The U.S. Coast Guard and other agencies began a controlled burn of BP/Transocean's Deepwater Horizon oil spill in the Gulf of Mexico, according to a press release issued yesterday. The burn is designed to contain damage to the coastline, as the spill continues to grow.
"You can't really say it's a better answer," David Helvarg, president of Blue Frontier, told The Daily Green. "It is, to the degree that amputation is better than gangrene."
The U.S. Coast Guard is trying to find a way to handle an unprecedented situation, argued Helvarg, who wrote the recent book Rescue Warriors: The U. S. Coast Guard, America's Forgotten Heroes, and who was recently named an "ocean hero" by TDG. The offshore drilling site is deeper than in previous spills and efforts to cap the spill, which happened on April 20, have been unsuccessful. With the spill now estimated to be even faster and larger than originally thought, concern is growing.
This type of controlled burning emits a large plume of smoke that would dump carbon and soot into the atmosphere, according to the National Ocean and Atmospheric Administration. This pollution highlights the breadth of impacts the spill will have on the global ecosystem.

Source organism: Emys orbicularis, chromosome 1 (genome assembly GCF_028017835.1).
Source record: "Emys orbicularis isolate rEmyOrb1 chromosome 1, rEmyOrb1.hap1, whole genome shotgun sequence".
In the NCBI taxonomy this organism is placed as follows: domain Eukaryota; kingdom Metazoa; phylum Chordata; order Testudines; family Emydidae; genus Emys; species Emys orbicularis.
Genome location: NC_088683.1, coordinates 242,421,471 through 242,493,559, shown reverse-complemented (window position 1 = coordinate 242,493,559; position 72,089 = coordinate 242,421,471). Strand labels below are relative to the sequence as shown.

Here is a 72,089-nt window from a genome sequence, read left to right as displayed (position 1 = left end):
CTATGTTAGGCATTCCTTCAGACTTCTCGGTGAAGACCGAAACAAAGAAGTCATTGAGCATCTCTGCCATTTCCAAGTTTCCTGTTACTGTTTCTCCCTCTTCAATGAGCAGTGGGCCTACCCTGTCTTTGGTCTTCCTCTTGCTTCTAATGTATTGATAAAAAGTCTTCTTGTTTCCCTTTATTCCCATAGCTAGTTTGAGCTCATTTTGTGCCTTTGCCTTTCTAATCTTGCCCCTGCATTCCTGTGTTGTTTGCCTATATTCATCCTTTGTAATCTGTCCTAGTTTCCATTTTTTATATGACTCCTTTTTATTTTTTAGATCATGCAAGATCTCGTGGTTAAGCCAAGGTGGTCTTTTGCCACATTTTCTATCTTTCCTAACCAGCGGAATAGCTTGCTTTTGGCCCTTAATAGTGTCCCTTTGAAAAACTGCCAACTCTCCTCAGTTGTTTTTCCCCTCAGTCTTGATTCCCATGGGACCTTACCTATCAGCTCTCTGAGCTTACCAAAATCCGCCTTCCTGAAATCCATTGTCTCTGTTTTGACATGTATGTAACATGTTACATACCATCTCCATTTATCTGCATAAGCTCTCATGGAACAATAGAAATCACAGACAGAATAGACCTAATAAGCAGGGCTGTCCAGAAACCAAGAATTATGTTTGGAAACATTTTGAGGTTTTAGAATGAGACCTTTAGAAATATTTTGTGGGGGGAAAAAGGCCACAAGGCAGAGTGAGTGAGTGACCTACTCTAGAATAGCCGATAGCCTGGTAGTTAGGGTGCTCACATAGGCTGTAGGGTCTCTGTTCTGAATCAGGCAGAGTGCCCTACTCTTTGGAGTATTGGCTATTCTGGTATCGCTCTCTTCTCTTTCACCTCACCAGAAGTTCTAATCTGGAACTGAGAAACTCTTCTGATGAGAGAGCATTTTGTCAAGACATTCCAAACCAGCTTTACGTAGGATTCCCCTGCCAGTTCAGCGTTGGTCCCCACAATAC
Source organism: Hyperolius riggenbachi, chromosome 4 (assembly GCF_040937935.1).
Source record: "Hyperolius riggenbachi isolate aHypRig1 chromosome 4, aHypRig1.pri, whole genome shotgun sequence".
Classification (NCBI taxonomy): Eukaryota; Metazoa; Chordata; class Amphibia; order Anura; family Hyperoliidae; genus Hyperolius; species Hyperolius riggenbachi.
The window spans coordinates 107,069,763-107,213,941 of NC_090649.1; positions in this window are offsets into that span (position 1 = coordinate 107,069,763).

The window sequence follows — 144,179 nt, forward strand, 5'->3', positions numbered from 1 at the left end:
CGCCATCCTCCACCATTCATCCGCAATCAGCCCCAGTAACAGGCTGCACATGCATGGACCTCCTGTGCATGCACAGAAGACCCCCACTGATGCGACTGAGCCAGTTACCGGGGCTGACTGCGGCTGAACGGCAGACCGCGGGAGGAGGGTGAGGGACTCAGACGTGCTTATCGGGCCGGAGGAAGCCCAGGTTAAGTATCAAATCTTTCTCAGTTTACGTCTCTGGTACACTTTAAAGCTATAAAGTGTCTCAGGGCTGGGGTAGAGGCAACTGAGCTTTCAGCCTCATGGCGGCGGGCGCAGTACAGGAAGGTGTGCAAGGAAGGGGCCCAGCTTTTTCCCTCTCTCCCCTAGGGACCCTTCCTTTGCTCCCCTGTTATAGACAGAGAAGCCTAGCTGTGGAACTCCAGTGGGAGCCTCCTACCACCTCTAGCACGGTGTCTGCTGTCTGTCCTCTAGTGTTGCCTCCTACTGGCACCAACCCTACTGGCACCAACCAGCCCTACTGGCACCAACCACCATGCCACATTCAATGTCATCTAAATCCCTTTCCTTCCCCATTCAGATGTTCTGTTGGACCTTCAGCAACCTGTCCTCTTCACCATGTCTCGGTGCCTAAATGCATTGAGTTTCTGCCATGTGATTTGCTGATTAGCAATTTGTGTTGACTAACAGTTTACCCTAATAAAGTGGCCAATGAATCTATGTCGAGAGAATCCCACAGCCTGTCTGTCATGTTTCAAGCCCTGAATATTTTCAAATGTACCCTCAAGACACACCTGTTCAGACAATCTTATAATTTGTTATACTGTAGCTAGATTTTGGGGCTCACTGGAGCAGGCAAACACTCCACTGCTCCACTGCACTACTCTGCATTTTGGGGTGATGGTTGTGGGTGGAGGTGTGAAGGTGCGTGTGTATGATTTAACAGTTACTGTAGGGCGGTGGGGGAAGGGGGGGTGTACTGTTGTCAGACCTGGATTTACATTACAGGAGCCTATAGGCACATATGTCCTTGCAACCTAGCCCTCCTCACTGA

But the effect to the coastline had to be considered, according to what NOAA representative told the New York Times, as officials determined whether the controlled burn would be the best option.
The slick may reach the Mississippi Delta by the weekend, according to AccuWeather.com. There's little proof that a controlled burn will be truly effective in a spill of this size, said Helvarg.
And there is no sign yet that the spill can be contained any time soon. A spill last year off the Australian coast took months to contain. A containment chamber was finished yesterday, designed to collect the oil as it spills out.
Officials still do not know how large the spill is, though they anticipate it to be significantly smaller than one of the most notorious spills of all time, the Exxon Valez, which dumped over 10 million gallons of oil into Prince William Sound, according to NOAA.
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